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It has been 1 year since creator economy had it's boom.
Now there are more than 234 startups (according to this list) that categorize themselves as creator focused startups.
A lot of the startups also launched creator funds. What is this? A new fancy word for marketing?
In this article I'll share 4 things to look out for in a creator fund before applying.
Not all creator funds are created equal. The creator economy gold rush happened geographically in one very specific place. It's the hearts and the minds of US-located investors and tech bloggers.
As a result, the location of almost all Creator funds is US, Canada, or Australia.
Before applying make sure that the fund is created for you.
A workaround to this can be not being physically in the US, but being incorporated in the US as a Delaware C-Corp.
However, make sure to double-check on that requirement as well.
If you look at the creator funds or fellowships you'll see one dominating theme. It's targeting creators on their platforms.
From the platform's perspective, Creator fund is a marketing expense targeted toward 2 categories of creators.
- The existing creators of the platform with the message: "We take care of you, please produce more content for our platform".
- Creators on other platforms with the message: "See how we take care of our creators, please bring your audience and your products to our platform and make more content here".
Be cautious of converting your audience to a new platform just for the sake of Creator fund.
Ashley Carman wrote in her article about Clubhouse creator fund:
Six creators from Clubhouse’s creator program say no brands sponsored them before the end of the program, and Clubhouse failed to turn any of their shows into sustainable endeavors, as it advertised it would. None of them plan to keep doing their high-production shows, and many are refocusing their efforts on other platforms, simply because they have a better shot at being compensated for their effort.
As any marketing creator funds are an experiment for the platforms, to see how many users convert to being creators, or how many creators switch.
In case of TikTok Creator fund, the recipients were already successful creators on the platform such as Charlie D’Amelio, David Dobrik and Brittany Tomilson. Which outlines the another bias of platforms to keep and empower the top creators who already have audiences.
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Who owns the content that you post on the platform. Is that you? Is that them? Can you delete the content, leave and repurpose it somewhere else?
If there's anything you can take away from this article: please read what kind of content rights the platform gains when you join them as a creator, through the fund.
A few things to look out for.
- Is there a requirement of how many content pieces you need to create?
- Is there a requirement from the platform's side to use your name, and image to promote their platform?
Those terms are usually written down in Creator's terms and conditions. If they are not available on the website, ask for them.
If you apply to our unique fund, you'll get $500/month revenue*.
We are here for creators of all sizes and shapes.
Apply by April 25.
*The payment is made via Amazon gift cards.
This is the term that creator funds usually put in small letters, somewhere in terms and conditions that you probably never read.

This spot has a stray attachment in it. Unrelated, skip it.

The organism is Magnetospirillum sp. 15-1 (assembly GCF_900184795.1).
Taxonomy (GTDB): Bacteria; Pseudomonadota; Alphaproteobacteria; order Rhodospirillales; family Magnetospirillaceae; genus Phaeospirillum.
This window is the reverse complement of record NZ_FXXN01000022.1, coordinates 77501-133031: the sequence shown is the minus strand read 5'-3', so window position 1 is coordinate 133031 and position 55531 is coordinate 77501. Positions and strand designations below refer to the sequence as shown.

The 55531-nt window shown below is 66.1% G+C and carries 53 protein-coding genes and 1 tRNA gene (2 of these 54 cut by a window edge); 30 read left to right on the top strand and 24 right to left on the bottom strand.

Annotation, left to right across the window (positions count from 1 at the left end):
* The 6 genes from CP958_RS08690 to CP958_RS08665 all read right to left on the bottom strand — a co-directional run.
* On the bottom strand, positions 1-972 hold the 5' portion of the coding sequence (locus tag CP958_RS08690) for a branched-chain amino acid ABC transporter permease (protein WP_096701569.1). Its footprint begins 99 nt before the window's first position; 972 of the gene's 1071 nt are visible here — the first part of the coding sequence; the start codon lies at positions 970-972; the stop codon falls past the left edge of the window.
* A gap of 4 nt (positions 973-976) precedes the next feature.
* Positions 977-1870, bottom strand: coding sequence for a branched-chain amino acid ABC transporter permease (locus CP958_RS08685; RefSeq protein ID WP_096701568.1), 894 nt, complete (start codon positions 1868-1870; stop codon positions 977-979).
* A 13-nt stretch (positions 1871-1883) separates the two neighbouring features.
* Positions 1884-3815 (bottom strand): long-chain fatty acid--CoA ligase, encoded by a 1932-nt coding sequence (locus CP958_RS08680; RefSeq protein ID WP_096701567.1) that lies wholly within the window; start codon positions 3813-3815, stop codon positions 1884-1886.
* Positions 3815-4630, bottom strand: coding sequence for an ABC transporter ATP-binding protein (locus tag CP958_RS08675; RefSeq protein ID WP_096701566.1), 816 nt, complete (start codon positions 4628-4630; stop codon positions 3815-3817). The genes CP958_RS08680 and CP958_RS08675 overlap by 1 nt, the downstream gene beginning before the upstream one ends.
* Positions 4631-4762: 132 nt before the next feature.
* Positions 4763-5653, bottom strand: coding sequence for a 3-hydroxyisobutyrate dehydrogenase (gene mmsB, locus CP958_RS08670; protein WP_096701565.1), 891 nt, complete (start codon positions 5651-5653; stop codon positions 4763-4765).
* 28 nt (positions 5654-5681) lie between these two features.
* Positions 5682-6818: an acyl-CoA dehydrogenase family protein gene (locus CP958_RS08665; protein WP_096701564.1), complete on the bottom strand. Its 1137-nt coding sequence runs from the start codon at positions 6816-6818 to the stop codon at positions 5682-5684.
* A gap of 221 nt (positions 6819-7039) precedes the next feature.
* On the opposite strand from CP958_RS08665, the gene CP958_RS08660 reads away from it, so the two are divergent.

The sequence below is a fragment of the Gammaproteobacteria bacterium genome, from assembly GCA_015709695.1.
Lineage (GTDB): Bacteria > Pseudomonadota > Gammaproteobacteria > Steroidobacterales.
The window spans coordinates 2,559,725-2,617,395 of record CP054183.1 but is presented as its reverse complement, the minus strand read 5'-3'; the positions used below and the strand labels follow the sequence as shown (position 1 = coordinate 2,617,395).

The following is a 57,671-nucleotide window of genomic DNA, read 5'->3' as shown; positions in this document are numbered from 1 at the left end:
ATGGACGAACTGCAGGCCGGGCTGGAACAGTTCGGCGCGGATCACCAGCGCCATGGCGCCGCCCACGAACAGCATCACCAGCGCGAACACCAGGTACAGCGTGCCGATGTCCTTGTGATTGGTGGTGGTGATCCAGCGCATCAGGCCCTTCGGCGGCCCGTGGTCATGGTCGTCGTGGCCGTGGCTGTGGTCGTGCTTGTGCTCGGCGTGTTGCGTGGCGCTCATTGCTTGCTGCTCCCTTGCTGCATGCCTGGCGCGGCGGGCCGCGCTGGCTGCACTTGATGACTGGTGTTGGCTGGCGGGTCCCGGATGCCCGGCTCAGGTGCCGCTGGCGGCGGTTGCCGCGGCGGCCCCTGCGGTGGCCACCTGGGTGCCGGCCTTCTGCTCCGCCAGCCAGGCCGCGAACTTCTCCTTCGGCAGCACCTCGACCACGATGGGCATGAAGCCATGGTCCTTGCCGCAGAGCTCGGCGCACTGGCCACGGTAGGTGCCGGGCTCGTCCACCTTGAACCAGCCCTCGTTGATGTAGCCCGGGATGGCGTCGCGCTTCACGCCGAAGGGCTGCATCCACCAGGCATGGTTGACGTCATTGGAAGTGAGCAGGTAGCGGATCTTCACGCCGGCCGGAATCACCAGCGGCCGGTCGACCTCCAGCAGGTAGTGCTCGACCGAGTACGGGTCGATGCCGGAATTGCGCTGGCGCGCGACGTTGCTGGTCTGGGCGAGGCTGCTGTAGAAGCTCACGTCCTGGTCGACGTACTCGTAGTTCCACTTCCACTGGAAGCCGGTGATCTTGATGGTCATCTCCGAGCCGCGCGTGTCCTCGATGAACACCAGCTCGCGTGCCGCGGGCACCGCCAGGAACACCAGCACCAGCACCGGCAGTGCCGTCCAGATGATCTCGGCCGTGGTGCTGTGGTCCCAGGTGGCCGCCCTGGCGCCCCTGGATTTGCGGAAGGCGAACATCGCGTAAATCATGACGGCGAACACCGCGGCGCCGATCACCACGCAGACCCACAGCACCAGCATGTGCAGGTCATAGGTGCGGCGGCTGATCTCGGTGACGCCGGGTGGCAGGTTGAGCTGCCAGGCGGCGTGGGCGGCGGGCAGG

Never on a landing page a creator fund will mention how are they paying you.
- Is this just a flat fee that you'll just get every month on your account?
- Is this an Amazon gift card?
- Is this $500/month for 4 videos a month posted on their platform uniquely? (See the ownership section of this article)
- Is this a percentage of the revenue based on the number of unique visitors you bring on their platform?
- Is this "up to $500/month" and the exact amount is determined by a steering committee on the platform's board of directors based on your cumulative social media following.
Sorry, I'll have to bore you for a second: you need to read terms and conditions.
All those examples above, are not from my imagination. Those examples are real terms I've seen from creator funds launched last year.
Because creator funds are marketing experiment, usually there is a clear metric to indicate if it's successful or not.
Because of the bias towards already successful creators, normal creators who get into the funds, are still scrambling to see the revenue.
With over six million views and more than a million likes, [the creator said] the video made her somewhere in the ballpark of $70, and that overall she’s made a little more than $200 over the course of five months.
You'll be competing not only with other normal creators on the platform, but also the big creators.
There's good news, and there's bad news regarding creator funds.
If you're a small niche creator who just does their job and makes money off of their work, you probably don't need a creator fund. Own your website
Use the creator fund as a way to diversify your audience rather then to move to a new platform. Don't have huge expectations from it, and you're all set.
Creators need to approach the funds as marketing partnership, and ask questions.
- How much audience do you [the platform] have currently?
- What is the support I get in return?
- What is your clear revenue share model?
- Who owns the content I make on your platform?
Platforms need creators more then vice versa.
The bad news is the creator funds are usually designed for big creators who already have a lot of attention towards their work. If you're not one of those creators, these funds are not going to work for you, at least at this time.
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